March 18, 2020 at 5:00 am ET
On Sunday, the Federal Reserve dropped its benchmark interest rate to near zero, in addition to launching a new round of quantitative easing, a program that will include $700 billion in purchases of Treasuries and mortgage-backed securities.
Overall, the move is positive, since the Fed is responding aggressively.
One question concerns the impact of Fed policies on all communities, specifically the Black community. “According to BLS, Black and Hispanic workers are more than twice as likely to receive poverty-level wages compared to their white counterparts,” the website NewsOne wrote in a March 13 article. “About 8 percent of Black and Hispanic workers earn wages below the poverty level compared to 4 percent of the white workforce. Black women workers suffer the most with 10 percent classified as the working poor, compared to 3.5% of white men.”
In a press release issued Sunday, the Federal Reserve said that it is “encouraging banks to use their capital and liquidity buffers as they lend to households and businesses who are affected by the coronavirus.”
The Fed does not, however, specifically request and require that banks do so in a non-discriminatory manner. This implies that monetary policy tactics designed to stimulate activity in large financial institutions will be less effective in reaching the working poor.
We are concerned given the lack of a person of color on the Federal Reserve Board, and due to the fact that the 2008 financial crisis had a disproportionately negative impact on Black communities, as noted in the Fed’s own research.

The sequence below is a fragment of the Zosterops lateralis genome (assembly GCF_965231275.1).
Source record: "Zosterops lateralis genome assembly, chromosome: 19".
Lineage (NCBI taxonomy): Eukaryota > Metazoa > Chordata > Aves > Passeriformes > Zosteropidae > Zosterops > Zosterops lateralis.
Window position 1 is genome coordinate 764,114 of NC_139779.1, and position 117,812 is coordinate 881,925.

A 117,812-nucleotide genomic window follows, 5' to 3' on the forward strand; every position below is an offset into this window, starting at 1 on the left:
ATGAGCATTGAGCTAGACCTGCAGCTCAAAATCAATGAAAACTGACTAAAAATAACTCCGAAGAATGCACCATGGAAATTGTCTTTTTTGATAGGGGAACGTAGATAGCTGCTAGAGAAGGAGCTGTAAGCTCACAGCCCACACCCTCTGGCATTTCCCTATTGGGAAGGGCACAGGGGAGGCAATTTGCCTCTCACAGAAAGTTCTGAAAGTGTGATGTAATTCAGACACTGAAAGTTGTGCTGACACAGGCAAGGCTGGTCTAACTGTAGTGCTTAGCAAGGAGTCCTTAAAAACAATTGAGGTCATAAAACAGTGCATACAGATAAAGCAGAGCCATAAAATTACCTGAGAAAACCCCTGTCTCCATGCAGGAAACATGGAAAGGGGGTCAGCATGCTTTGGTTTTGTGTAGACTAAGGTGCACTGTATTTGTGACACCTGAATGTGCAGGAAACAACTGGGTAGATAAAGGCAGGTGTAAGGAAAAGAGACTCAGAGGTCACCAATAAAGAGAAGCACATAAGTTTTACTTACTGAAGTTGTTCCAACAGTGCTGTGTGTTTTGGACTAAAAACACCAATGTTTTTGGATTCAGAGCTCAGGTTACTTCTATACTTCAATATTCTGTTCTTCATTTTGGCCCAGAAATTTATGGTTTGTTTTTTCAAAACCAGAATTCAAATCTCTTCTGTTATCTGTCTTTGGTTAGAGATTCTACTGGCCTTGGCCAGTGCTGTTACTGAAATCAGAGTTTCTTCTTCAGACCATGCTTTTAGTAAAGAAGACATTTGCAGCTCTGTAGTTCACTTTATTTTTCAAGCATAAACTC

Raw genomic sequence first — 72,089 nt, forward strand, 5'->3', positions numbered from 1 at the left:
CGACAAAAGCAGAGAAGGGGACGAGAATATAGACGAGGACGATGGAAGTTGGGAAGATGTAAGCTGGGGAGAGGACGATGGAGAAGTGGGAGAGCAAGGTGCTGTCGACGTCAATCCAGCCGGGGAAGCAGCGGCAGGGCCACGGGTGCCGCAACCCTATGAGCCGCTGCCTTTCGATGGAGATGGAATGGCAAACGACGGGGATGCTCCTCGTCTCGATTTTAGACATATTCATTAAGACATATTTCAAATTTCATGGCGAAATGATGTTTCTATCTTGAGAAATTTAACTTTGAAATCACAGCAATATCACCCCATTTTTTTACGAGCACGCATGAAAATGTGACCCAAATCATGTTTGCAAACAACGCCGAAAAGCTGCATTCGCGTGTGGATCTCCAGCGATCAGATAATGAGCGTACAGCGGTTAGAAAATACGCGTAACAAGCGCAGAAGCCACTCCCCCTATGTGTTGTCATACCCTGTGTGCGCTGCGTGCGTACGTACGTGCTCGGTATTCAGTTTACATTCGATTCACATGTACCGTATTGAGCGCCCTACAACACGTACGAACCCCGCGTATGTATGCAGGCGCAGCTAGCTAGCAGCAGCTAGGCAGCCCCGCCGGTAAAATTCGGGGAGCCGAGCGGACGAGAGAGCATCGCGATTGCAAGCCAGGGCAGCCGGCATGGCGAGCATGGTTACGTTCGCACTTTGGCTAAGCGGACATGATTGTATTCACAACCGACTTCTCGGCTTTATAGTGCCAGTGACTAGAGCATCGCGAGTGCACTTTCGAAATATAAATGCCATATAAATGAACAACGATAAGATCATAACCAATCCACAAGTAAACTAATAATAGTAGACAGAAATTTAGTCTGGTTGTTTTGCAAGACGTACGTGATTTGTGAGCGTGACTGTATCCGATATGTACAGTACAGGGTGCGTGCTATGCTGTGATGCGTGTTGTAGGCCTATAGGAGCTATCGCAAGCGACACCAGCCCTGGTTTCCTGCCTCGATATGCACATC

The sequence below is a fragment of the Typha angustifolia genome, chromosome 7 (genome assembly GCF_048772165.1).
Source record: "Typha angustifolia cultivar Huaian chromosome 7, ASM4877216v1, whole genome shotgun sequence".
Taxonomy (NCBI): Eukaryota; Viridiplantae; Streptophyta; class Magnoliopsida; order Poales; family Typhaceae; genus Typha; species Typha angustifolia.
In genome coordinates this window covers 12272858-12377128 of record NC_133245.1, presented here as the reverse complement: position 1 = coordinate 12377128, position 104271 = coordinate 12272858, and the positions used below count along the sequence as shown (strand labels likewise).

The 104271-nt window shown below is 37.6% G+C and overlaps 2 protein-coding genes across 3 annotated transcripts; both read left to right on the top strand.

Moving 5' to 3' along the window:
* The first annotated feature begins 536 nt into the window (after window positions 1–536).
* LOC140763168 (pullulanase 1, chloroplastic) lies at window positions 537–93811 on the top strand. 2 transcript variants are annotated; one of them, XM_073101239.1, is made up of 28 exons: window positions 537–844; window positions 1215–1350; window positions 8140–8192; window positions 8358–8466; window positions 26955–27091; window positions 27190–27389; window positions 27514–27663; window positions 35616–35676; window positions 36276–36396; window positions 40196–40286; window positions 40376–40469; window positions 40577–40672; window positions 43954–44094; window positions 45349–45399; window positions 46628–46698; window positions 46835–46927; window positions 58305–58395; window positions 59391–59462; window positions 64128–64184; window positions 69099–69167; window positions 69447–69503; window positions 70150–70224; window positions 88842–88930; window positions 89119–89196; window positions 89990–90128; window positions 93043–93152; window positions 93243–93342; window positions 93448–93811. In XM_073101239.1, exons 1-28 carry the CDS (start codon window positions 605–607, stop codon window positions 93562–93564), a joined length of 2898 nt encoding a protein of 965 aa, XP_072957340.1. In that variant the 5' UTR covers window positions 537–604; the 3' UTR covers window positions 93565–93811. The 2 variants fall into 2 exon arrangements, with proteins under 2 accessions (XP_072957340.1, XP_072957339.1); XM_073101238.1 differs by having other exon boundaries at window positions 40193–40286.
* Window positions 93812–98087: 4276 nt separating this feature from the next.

As we suggested to Alan Greenspan in 1998, we again would like to see the Fed’s asset purchases specifically include mortgage securities with loans to Black borrowers originated by Black-owned banks (as long as those banks are actually making loans to Blacks; many Black banks do not.)
In 1992, we developed the first targeted FNMA Mortgage-backed Security (MBS) investment CRA securitization, an MBS pool backed by loans from minority financial institutions. And we offered to help the Fed use this tool to address mortgage credit access problems in the Black community.
Greenspan refused our initial request, only to have the Fed adopt our general strategy — leaving aside Black banks — as part of the QE Program after the 2008 financial crisis.
It would be a shame if all communities are not benefited by this Fed policy action, especially since all communities are vulnerable to COVID-19. We can only hope they will be more inclusive this time.
William Michael Cunningham is an economist and impact investing specialist at Creative Investment Research in Washington, D.C.
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